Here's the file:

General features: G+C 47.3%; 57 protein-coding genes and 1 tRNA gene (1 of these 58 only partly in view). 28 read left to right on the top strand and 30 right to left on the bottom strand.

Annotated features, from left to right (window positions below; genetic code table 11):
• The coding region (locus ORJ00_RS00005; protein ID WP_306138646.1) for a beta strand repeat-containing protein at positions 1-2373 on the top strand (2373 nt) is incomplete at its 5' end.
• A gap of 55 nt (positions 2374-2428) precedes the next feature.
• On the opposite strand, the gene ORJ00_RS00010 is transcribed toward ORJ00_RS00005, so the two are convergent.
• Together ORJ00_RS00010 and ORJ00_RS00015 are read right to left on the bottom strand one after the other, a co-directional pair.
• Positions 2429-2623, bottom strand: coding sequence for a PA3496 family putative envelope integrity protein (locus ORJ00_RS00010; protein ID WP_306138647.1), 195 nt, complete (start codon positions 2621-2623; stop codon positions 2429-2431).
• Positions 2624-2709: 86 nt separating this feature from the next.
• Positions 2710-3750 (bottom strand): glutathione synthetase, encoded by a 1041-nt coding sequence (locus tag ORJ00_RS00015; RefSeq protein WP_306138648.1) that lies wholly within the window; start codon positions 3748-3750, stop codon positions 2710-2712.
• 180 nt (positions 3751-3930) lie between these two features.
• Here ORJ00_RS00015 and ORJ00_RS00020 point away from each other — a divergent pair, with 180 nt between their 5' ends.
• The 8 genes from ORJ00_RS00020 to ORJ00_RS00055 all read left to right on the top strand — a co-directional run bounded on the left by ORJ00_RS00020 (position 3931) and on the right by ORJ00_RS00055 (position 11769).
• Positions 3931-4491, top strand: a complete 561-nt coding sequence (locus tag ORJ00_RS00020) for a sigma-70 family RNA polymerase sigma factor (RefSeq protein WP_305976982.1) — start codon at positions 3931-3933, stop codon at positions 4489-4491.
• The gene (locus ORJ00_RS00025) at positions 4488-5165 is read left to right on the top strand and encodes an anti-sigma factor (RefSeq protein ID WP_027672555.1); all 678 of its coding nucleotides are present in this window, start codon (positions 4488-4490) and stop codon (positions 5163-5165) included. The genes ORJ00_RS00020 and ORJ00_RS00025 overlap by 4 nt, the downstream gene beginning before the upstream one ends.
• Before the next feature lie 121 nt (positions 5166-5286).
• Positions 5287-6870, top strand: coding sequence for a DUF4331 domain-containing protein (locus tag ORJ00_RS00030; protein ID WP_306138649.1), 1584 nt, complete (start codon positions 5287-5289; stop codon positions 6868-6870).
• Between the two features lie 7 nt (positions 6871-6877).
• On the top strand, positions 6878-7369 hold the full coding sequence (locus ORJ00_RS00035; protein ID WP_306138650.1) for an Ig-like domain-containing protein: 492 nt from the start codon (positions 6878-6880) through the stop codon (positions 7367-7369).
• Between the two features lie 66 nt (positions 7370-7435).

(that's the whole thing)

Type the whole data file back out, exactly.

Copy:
General features: G+C 47.3%; 57 protein-coding genes and 1 tRNA gene (1 of these 58 only partly in view). 28 read left to right on the top strand and 30 right to left on the bottom strand.

Annotated features, from left to right (window positions below; genetic code table 11):
• The coding region (locus ORJ00_RS00005; protein ID WP_306138646.1) for a beta strand repeat-containing protein at positions 1-2373 on the top strand (2373 nt) is incomplete at its 5' end.
• A gap of 55 nt (positions 2374-2428) precedes the next feature.
• On the opposite strand, the gene ORJ00_RS00010 is transcribed toward ORJ00_RS00005, so the two are convergent.
• Together ORJ00_RS00010 and ORJ00_RS00015 are read right to left on the bottom strand one after the other, a co-directional pair.
• Positions 2429-2623, bottom strand: coding sequence for a PA3496 family putative envelope integrity protein (locus ORJ00_RS00010; protein ID WP_306138647.1), 195 nt, complete (start codon positions 2621-2623; stop codon positions 2429-2431).
• Positions 2624-2709: 86 nt separating this feature from the next.
• Positions 2710-3750 (bottom strand): glutathione synthetase, encoded by a 1041-nt coding sequence (locus tag ORJ00_RS00015; RefSeq protein WP_306138648.1) that lies wholly within the window; start codon positions 3748-3750, stop codon positions 2710-2712.
• 180 nt (positions 3751-3930) lie between these two features.
• Here ORJ00_RS00015 and ORJ00_RS00020 point away from each other — a divergent pair, with 180 nt between their 5' ends.
• The 8 genes from ORJ00_RS00020 to ORJ00_RS00055 all read left to right on the top strand — a co-directional run bounded on the left by ORJ00_RS00020 (position 3931) and on the right by ORJ00_RS00055 (position 11769).
• Positions 3931-4491, top strand: a complete 561-nt coding sequence (locus tag ORJ00_RS00020) for a sigma-70 family RNA polymerase sigma factor (RefSeq protein WP_305976982.1) — start codon at positions 3931-3933, stop codon at positions 4489-4491.
• The gene (locus ORJ00_RS00025) at positions 4488-5165 is read left to right on the top strand and encodes an anti-sigma factor (RefSeq protein ID WP_027672555.1); all 678 of its coding nucleotides are present in this window, start codon (positions 4488-4490) and stop codon (positions 5163-5165) included. The genes ORJ00_RS00020 and ORJ00_RS00025 overlap by 4 nt, the downstream gene beginning before the upstream one ends.
• Before the next feature lie 121 nt (positions 5166-5286).
• Positions 5287-6870, top strand: coding sequence for a DUF4331 domain-containing protein (locus tag ORJ00_RS00030; protein ID WP_306138649.1), 1584 nt, complete (start codon positions 5287-5289; stop codon positions 6868-6870).
• Between the two features lie 7 nt (positions 6871-6877).
• On the top strand, positions 6878-7369 hold the full coding sequence (locus ORJ00_RS00035; protein ID WP_306138650.1) for an Ig-like domain-containing protein: 492 nt from the start codon (positions 6878-6880) through the stop codon (positions 7367-7369).
• Between the two features lie 66 nt (positions 7370-7435).